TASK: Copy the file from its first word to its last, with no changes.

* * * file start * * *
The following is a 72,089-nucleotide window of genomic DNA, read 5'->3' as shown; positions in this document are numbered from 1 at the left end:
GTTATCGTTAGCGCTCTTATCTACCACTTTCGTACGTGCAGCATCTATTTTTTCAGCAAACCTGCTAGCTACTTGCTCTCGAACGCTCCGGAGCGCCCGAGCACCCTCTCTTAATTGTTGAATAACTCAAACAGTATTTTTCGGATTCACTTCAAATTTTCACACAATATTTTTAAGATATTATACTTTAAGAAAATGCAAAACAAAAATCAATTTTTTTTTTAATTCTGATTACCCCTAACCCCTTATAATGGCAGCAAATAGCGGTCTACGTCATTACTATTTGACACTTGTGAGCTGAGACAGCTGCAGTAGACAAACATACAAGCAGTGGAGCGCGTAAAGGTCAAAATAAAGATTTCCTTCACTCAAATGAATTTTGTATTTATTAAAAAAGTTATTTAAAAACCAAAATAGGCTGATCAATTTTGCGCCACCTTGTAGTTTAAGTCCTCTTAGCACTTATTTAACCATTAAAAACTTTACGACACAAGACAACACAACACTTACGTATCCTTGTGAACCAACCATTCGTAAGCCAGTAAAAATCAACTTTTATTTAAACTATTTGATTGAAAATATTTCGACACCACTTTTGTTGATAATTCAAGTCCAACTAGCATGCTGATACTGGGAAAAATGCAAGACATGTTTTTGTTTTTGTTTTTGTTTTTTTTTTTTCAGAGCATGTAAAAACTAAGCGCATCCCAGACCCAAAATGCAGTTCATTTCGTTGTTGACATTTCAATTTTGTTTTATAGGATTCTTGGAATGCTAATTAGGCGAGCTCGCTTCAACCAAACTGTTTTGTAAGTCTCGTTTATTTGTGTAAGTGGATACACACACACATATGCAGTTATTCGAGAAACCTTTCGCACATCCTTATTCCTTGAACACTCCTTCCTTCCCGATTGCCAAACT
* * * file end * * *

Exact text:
The following is a 72,089-nucleotide window of genomic DNA, read 5'->3' as shown; positions in this document are numbered from 1 at the left end:
GTTATCGTTAGCGCTCTTATCTACCACTTTCGTACGTGCAGCATCTATTTTTTCAGCAAACCTGCTAGCTACTTGCTCTCGAACGCTCCGGAGCGCCCGAGCACCCTCTCTTAATTGTTGAATAACTCAAACAGTATTTTTCGGATTCACTTCAAATTTTCACACAATATTTTTAAGATATTATACTTTAAGAAAATGCAAAACAAAAATCAATTTTTTTTTTAATTCTGATTACCCCTAACCCCTTATAATGGCAGCAAATAGCGGTCTACGTCATTACTATTTGACACTTGTGAGCTGAGACAGCTGCAGTAGACAAACATACAAGCAGTGGAGCGCGTAAAGGTCAAAATAAAGATTTCCTTCACTCAAATGAATTTTGTATTTATTAAAAAAGTTATTTAAAAACCAAAATAGGCTGATCAATTTTGCGCCACCTTGTAGTTTAAGTCCTCTTAGCACTTATTTAACCATTAAAAACTTTACGACACAAGACAACACAACACTTACGTATCCTTGTGAACCAACCATTCGTAAGCCAGTAAAAATCAACTTTTATTTAAACTATTTGATTGAAAATATTTCGACACCACTTTTGTTGATAATTCAAGTCCAACTAGCATGCTGATACTGGGAAAAATGCAAGACATGTTTTTGTTTTTGTTTTTGTTTTTTTTTTTTCAGAGCATGTAAAAACTAAGCGCATCCCAGACCCAAAATGCAGTTCATTTCGTTGTTGACATTTCAATTTTGTTTTATAGGATTCTTGGAATGCTAATTAGGCGAGCTCGCTTCAACCAAACTGTTTTGTAAGTCTCGTTTATTTGTGTAAGTGGATACACACACACATATGCAGTTATTCGAGAAACCTTTCGCACATCCTTATTCCTTGAACACTCCTTCCTTCCCGATTGCCAAACT